Phillip Lim | The Gourmand


Close friends Phillip Lim and Viviane Sassen have collaborated on More Than Our Bellies, which is as much a recipe book as it is a beautiful object that overflows with tenderness. To understand it is to go back to Lim’s family’s arrival in California in the mid 1970s having fled the Cultural Revolution in China and then the Khmer Rouge in Cambodia. The fashion designer went on to establish 3.1 Phillip Lim in 2005 and has since become celebrated for his pared back aesthetic. His newfound culinary flair has been driven by his desire to conjure up the rich and emotive flavours of his mother’s home cooking. The book draws on Sassen’s world-renowned ability to capture the spirit and humanity of roads less travelled through her photographs – here given a luscious, painterly treatment - to echo Lim’s equally vivid dishes that satisfy both the stomach and the soul. Now Lim opens up about this very special project.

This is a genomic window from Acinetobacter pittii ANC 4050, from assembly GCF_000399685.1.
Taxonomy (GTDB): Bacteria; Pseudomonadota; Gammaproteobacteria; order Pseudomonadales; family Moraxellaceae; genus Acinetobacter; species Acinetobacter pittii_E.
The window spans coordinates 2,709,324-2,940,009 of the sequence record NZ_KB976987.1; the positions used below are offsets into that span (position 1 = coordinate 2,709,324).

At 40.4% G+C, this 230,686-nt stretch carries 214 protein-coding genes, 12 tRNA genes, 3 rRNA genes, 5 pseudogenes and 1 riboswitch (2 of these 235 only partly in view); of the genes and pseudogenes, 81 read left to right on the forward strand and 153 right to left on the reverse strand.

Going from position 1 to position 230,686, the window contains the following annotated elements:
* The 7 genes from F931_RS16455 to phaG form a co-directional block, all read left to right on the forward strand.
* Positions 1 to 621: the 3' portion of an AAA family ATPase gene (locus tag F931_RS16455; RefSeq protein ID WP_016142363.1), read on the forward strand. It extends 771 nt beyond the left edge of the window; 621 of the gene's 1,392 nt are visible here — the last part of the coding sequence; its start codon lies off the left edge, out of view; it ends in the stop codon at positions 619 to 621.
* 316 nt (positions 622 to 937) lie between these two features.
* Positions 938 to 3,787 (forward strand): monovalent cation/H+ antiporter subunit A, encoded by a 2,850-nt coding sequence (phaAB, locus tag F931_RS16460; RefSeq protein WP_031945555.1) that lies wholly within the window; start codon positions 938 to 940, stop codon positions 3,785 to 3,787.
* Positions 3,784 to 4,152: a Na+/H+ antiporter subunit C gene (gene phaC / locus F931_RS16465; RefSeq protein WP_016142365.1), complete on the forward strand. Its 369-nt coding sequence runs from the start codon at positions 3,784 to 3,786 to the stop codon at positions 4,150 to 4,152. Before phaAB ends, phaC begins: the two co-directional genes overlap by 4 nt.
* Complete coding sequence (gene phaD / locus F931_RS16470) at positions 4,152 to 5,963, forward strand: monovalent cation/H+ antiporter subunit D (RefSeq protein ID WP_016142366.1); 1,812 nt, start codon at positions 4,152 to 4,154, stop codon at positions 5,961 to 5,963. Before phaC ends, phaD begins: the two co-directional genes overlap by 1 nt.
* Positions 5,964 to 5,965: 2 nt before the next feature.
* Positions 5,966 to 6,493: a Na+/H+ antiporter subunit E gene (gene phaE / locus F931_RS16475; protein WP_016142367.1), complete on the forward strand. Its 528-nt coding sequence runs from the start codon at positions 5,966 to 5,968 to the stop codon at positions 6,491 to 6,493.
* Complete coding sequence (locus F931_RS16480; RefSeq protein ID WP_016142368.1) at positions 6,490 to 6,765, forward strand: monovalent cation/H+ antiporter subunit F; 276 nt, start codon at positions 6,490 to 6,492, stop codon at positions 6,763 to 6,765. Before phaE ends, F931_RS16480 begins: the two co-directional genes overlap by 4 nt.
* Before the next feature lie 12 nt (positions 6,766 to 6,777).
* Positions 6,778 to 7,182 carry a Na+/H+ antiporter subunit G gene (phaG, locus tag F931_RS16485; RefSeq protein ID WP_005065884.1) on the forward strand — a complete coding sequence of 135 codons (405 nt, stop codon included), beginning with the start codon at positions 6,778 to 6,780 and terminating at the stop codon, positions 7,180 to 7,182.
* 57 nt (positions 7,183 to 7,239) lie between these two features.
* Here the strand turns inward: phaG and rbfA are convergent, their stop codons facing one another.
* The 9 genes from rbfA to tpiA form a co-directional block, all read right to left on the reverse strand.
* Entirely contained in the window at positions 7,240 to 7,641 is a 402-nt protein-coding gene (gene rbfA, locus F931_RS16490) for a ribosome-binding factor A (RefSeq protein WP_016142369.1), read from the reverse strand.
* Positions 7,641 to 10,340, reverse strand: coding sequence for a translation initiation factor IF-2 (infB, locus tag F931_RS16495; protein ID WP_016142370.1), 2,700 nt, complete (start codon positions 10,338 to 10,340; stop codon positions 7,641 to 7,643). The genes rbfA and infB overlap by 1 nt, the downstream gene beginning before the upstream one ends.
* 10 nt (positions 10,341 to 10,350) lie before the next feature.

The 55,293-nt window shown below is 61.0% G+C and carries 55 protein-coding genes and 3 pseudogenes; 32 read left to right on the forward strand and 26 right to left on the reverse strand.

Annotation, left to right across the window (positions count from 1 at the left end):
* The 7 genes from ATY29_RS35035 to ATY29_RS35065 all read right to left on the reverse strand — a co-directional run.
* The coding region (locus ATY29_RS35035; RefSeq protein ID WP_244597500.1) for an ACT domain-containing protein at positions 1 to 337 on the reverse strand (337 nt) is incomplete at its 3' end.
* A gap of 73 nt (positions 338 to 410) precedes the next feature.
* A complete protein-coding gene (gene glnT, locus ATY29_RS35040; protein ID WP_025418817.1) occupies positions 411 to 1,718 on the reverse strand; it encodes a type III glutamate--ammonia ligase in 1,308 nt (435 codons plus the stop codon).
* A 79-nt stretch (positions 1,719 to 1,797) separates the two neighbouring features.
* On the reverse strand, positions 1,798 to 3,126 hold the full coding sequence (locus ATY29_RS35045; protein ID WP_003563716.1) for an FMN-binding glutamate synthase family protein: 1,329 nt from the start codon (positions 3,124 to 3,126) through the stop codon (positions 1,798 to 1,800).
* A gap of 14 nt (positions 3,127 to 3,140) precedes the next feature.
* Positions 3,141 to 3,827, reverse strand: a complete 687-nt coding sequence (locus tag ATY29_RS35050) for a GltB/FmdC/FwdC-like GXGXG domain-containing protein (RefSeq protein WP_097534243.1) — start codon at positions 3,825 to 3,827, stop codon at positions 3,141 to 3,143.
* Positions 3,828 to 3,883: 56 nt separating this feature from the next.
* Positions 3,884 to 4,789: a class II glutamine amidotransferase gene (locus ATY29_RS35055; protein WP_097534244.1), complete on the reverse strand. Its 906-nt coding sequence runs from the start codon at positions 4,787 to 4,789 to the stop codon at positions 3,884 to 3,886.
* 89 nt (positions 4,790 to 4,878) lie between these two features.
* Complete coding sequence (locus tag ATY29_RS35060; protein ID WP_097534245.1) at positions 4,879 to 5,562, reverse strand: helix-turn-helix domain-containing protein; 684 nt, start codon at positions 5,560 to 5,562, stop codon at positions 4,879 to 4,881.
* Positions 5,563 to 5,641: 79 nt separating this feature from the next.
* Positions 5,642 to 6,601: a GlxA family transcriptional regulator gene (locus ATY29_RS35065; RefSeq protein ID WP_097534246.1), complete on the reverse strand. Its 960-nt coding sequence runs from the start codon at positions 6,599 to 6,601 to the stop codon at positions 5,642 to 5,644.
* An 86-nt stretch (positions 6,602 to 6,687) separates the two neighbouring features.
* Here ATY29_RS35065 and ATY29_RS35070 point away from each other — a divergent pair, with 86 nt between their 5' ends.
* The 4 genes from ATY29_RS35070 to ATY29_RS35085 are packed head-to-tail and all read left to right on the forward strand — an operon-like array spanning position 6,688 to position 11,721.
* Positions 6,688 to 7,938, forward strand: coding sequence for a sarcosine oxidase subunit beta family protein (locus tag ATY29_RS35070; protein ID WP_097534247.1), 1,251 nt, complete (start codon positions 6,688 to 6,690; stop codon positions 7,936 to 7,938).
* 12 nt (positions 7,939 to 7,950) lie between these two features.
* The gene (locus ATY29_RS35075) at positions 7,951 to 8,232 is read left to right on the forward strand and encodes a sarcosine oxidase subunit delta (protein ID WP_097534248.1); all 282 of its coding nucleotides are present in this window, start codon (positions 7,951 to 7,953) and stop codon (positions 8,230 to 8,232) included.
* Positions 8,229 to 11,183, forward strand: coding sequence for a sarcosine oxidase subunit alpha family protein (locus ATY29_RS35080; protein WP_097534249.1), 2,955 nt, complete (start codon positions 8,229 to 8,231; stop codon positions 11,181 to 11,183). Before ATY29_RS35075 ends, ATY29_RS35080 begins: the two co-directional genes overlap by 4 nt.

How did your early relationship to food form?

My family are immigrants so food at home was what felt familiar and comfortable to us in a strange world. When I was a kid and I’d had a bad day, my mom would cook my favourite foods and in that moment everything was okay and nothing else mattered.

So she knows how to cook up a storm?

My mom is a superwoman. She was coming to a foreign land, working a full time job as a seamstress in a garment factory, looking after six kids and a husband, and still cooking three square meals a day. It’s incredible. 

What incentivised you to start cooking?

I had been living in New York for a long time and surviving on take-outs. I didn’t know how to cook and it was making me ill. At the same time I was homesick. So three or four years ago I decided to try and make my mom’s basil ginger chicken [the first recipe in the book] from olfactory memory. I guessed all the ingredients and it worked. That awoke in me a discovery of cooking and the power of food. I got hooked on the alchemy of layering flavours and colours. It’s changed my outlook on life and reinforced in me the belief that you can make something out of nothing if you have the intention.

The same could be said of fashion.